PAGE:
So you’ve gotten a brand new electric bike and decided it’s time you starting taking responsibility for its well-being. Good for you! There is no better way to protect your investment than to get on a maintenance routine. You’ll save yourself time and money in the long run, and you’ll probably learn a lot about your particular electric bike along the way. Here is our guide on properly maintaining and caring for your electric bike.
But first, a couple of disclaimers. First of all, if you have a problem that you are not comfortable solving on your own, take it to a professional! I cannot stress this enough. You’ll save yourself a lot of annoyance and potentially furthering the problem by knowing when to say when. This guide is a general overview for electric bikes as a whole. For specific questions regarding your particular bike, consult your owner’s manual or ask a pro!
I’m starting with this because it is surprisingly an overlooked part of electric bike maintenance. You don’t have to do much with the Lithium Ion batteries as they are pretty…well…low maintenance. They should last you 1,000 charge cycles if you wine and dine them and treat them with respect. Don’t store them in too hot or too cold an environment. Basically, if you wouldn’t leave your pet there for an extended period of time, don’t put your battery there (unless your pet is a reptile and you have a heat lamp for it, don’t store your battery under a heat lamp).
The other consideration for the batteries is that they need to be charged at least once every two months. If not, the battery could go dead, and that will void your warranty. So, if you’ll be away from your bike for a while, I’d recommend investing in a smart plug that you can operate from your phone. Turn the charger on for about 6 hours once a month, and you’re set! Make sure to turn it off though because you shouldn’t leave your battery on the charger for more than 48 hours.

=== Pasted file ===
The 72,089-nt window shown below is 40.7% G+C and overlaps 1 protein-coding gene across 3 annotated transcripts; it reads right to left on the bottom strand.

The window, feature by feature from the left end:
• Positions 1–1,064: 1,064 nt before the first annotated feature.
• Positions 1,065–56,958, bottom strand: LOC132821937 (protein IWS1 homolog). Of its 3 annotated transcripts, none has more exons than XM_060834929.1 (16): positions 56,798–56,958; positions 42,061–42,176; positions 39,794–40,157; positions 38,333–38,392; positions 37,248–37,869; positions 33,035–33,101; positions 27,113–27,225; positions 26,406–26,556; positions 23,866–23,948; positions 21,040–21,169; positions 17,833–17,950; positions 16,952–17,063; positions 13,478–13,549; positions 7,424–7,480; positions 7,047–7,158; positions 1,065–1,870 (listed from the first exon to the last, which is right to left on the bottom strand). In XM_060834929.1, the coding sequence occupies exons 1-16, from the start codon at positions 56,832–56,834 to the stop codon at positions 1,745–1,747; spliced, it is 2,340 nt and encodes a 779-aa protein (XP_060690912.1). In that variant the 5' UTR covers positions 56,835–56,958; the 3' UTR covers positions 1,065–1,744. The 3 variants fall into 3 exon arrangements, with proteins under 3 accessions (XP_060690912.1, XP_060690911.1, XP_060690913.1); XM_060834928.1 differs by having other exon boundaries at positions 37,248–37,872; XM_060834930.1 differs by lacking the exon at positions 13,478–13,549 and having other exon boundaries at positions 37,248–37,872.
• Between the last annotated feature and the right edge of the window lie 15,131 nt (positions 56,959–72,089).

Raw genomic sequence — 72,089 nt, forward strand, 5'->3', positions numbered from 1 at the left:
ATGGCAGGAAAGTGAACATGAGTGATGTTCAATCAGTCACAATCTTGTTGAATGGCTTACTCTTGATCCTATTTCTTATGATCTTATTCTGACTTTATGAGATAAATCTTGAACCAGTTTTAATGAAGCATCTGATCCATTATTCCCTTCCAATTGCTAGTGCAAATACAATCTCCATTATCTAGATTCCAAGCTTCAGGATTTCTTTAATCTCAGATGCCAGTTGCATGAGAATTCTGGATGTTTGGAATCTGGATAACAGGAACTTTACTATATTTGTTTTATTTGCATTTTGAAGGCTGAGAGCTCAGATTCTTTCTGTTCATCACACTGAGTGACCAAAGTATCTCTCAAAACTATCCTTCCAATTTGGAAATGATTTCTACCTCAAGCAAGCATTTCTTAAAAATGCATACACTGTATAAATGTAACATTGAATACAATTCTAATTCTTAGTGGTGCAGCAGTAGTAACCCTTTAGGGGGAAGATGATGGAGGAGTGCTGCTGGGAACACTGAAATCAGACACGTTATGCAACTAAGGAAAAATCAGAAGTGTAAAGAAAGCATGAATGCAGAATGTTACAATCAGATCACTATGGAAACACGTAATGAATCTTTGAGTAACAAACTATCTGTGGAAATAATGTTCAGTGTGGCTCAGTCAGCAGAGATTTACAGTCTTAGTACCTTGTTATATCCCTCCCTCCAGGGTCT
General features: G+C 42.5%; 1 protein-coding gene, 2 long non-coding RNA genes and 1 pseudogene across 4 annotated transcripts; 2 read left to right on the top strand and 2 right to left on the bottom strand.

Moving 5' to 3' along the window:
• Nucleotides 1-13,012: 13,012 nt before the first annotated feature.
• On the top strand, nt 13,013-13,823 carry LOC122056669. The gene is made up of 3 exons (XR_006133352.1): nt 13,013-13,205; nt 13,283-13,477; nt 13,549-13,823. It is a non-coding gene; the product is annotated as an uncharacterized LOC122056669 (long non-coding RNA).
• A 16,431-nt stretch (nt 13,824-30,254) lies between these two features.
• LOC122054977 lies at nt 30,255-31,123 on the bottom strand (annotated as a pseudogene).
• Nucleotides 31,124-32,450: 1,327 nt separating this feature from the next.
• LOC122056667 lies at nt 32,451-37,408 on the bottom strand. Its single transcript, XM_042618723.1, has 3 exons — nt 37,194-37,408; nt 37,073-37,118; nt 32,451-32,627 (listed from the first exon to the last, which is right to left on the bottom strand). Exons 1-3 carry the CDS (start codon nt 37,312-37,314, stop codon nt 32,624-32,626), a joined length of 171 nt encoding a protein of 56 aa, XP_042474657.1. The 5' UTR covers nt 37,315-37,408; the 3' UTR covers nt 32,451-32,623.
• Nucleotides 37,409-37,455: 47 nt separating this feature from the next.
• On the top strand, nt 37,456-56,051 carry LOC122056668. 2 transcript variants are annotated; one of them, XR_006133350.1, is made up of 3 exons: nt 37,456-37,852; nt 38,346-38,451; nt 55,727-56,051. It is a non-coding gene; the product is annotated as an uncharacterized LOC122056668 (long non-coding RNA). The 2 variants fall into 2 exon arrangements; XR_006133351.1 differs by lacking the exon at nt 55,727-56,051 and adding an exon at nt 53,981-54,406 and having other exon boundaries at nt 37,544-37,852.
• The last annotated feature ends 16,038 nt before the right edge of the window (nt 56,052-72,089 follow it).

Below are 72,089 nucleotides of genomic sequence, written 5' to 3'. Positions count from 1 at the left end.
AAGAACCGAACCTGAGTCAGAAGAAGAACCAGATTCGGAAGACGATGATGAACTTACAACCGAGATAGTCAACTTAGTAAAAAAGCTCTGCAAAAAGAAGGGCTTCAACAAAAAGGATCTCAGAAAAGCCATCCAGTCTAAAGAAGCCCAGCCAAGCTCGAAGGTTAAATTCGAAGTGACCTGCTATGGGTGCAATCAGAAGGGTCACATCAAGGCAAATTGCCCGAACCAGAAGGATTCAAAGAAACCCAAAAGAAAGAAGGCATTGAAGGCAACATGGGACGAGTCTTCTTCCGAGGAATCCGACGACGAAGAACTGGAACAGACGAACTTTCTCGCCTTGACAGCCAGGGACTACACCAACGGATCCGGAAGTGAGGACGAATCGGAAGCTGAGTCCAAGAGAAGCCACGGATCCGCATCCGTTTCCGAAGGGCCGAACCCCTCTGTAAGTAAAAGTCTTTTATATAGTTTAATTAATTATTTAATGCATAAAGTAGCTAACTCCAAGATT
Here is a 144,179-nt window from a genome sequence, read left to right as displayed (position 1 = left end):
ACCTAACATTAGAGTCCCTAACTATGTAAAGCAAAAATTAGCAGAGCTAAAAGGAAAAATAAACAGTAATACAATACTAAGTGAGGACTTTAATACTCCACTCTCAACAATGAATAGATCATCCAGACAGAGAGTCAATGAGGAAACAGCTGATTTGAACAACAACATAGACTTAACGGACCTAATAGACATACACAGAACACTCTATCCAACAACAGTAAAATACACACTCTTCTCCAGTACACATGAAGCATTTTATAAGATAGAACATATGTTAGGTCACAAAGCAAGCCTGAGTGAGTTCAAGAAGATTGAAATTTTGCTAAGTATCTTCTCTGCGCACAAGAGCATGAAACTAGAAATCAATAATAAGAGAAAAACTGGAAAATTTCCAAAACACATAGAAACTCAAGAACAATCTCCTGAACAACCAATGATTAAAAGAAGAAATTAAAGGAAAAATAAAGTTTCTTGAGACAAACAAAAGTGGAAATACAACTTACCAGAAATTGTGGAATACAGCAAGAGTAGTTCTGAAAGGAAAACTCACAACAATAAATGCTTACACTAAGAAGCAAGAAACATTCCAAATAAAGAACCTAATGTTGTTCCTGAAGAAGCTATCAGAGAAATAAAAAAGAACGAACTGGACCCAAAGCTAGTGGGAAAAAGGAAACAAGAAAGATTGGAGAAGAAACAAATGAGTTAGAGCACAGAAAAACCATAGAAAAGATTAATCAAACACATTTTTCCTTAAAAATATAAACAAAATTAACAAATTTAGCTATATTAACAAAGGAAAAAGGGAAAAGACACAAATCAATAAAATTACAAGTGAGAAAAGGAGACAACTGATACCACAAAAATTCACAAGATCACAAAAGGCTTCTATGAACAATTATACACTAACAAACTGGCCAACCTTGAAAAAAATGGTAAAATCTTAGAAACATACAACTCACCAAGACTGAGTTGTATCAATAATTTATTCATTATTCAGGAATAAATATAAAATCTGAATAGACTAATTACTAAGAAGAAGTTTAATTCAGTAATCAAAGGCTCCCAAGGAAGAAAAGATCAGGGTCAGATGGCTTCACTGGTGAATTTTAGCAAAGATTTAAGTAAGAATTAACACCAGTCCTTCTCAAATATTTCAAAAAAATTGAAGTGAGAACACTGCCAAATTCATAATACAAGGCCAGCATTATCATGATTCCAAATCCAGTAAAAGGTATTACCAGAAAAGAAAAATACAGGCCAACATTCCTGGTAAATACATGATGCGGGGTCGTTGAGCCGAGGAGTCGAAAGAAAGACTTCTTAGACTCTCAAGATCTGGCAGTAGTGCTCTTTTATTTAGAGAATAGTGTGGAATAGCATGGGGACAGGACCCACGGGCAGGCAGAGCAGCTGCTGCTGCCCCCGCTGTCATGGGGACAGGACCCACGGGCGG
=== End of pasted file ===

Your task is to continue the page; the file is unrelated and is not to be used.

Cleaning Your Frame
You should do this! Sure, it’s probably just going to get dirty again, but eventually all that dirt and grime build up is going to eat away at that beautiful paint job. This will make you sad. Then it will be susceptible to rusting, and this will make you sadder.
Frame cleaning is a situation when you definitely want to check your owner’s manual on what they recommend. Different paint reacts to different chemicals differently, so be sure to double check. Generally, we use a low grade cleansing solution and soft cloth or paper towels to get our fleet looking fresh. If you’ve got heavy mud on your bike, you might want to hose off a lot of it just in case any rocks in there scratch up the finish. Be sure to leave the battery on when doing this to protect the connectors.
How often? As needed.
Cleaning and Lubricating That Chain! (And Drivetrain)
So, so important. You don’t want to be out on a ride and end up having a chain issue. It will not only end your ride, it’ll have you walking your bike back to wherever you parked. Chains rust more quickly when they are dirty or not lubricated properly. They also are harder on your cassette and chain ring.